Accessibility and software freedom
A free software license is not enough
Software that conforms with the four essential freedoms does not necessarily empower users to be free. To actualise their rights, users must be able to access the program. This expands the set of requirements beyond the narrow confines of the free software definition into domains of usability and accessibility. Matters such as illegible colour combinations and incomplete documentation deny users the chance to employ free software in pursuit of their ends.
Software freedom has hitherto been framed in terms of legal requirements, as a means of bending copyright law to forward the needs of the user. The intent is to empower those who run the program to operate aloof from the influence of the program’s creator or distributor. While the repurposing of copyright law is fecund, the emphasis on code alone remains limited in scope and thus unambitious in outlook. The target audience is necessarily restricted to a nucleus of enthusiasts who are more or less inclined to tinker with the program. Everybody else is relegated to the status of a “normal user”, else “normie”.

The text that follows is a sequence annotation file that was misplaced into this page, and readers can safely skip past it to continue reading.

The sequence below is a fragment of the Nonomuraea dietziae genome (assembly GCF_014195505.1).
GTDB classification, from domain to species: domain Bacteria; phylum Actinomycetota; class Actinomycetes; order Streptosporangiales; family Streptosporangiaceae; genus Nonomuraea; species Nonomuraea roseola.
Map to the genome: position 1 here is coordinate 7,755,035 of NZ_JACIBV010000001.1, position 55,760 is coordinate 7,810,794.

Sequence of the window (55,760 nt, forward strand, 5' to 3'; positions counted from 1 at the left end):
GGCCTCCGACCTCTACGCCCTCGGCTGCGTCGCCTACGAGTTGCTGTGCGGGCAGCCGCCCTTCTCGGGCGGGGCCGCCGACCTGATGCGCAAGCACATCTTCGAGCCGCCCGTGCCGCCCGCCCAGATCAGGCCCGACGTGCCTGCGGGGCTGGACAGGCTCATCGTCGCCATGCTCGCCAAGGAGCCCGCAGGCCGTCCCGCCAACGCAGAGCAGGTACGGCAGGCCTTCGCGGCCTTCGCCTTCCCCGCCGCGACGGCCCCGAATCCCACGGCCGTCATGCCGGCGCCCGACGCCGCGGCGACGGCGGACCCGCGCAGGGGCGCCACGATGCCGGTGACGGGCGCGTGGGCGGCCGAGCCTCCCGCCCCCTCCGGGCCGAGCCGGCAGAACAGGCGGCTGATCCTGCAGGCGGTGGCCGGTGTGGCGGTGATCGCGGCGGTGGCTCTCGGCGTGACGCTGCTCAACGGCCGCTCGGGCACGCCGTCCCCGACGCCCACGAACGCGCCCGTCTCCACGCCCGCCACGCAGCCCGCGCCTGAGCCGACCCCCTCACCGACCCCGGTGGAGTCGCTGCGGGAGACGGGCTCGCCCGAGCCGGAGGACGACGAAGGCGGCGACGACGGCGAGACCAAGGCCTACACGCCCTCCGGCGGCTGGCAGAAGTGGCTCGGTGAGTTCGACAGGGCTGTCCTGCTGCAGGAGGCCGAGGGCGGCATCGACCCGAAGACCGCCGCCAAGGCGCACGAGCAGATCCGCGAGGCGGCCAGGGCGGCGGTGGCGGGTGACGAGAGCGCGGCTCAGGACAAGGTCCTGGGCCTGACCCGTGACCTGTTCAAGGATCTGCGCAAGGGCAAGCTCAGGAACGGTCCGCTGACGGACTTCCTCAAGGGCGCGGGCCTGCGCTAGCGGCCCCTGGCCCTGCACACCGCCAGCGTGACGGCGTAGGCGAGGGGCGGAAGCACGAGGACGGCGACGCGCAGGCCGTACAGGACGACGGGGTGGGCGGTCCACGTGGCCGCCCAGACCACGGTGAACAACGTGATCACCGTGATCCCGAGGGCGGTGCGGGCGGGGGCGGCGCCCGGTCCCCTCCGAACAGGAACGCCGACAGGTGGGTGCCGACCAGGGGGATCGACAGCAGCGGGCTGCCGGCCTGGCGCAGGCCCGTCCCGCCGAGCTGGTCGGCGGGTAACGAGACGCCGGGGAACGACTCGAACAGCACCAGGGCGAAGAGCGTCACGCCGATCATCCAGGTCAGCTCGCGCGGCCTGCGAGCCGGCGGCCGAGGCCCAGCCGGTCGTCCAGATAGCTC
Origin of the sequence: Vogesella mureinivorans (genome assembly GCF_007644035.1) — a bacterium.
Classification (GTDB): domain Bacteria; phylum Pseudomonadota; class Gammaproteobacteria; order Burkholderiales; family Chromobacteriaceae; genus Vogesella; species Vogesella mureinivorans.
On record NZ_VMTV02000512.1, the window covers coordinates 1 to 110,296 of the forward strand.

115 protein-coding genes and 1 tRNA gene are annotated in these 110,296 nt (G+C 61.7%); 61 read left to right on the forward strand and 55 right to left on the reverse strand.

Such a divide is unsustainable. Hacker communities do not exist in a vacuum. They are influenced, framed, or otherwise conditioned by legal-institutional arrangements beyond the field of programming. Software freedom cannot be treated in vitro as a standalone quality: it is but a facet of freedom at-large and thus depends on the prevailing conditions in the given political milieu.
Free software developers hold a tacit responsibility to serve the public good. They must care for others and have a sense of the bigger picture. Software freedom is not the vestige of some elite. It has to be readily available to all people, regardless of their skill level. Not simply as a matter of principle—a tokenistic claim on rights—but in its instantiation as a common good.